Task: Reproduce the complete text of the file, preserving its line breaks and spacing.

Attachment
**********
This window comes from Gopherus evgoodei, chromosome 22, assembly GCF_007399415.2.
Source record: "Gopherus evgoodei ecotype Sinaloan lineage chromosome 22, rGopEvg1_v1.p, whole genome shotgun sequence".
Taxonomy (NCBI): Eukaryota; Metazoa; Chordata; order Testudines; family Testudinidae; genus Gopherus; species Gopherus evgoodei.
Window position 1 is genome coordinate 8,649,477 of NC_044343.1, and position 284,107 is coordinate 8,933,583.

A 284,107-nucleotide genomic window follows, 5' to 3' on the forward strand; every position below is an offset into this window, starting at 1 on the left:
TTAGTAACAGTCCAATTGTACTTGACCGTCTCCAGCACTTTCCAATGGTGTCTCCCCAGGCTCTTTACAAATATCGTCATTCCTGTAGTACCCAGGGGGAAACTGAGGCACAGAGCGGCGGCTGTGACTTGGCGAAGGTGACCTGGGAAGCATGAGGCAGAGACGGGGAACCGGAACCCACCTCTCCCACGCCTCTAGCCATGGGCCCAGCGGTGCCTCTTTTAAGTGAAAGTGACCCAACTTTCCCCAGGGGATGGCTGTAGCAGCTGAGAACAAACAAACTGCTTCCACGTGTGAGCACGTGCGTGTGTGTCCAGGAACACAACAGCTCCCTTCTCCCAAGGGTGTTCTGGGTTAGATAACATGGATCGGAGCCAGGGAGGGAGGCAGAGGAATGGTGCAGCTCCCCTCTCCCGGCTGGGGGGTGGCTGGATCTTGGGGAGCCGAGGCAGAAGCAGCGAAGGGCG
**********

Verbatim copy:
This window comes from Gopherus evgoodei, chromosome 22, assembly GCF_007399415.2.
Source record: "Gopherus evgoodei ecotype Sinaloan lineage chromosome 22, rGopEvg1_v1.p, whole genome shotgun sequence".
Taxonomy (NCBI): Eukaryota; Metazoa; Chordata; order Testudines; family Testudinidae; genus Gopherus; species Gopherus evgoodei.
Window position 1 is genome coordinate 8,649,477 of NC_044343.1, and position 284,107 is coordinate 8,933,583.

A 284,107-nucleotide genomic window follows, 5' to 3' on the forward strand; every position below is an offset into this window, starting at 1 on the left:
TTAGTAACAGTCCAATTGTACTTGACCGTCTCCAGCACTTTCCAATGGTGTCTCCCCAGGCTCTTTACAAATATCGTCATTCCTGTAGTACCCAGGGGGAAACTGAGGCACAGAGCGGCGGCTGTGACTTGGCGAAGGTGACCTGGGAAGCATGAGGCAGAGACGGGGAACCGGAACCCACCTCTCCCACGCCTCTAGCCATGGGCCCAGCGGTGCCTCTTTTAAGTGAAAGTGACCCAACTTTCCCCAGGGGATGGCTGTAGCAGCTGAGAACAAACAAACTGCTTCCACGTGTGAGCACGTGCGTGTGTGTCCAGGAACACAACAGCTCCCTTCTCCCAAGGGTGTTCTGGGTTAGATAACATGGATCGGAGCCAGGGAGGGAGGCAGAGGAATGGTGCAGCTCCCCTCTCCCGGCTGGGGGGTGGCTGGATCTTGGGGAGCCGAGGCAGAAGCAGCGAAGGGCG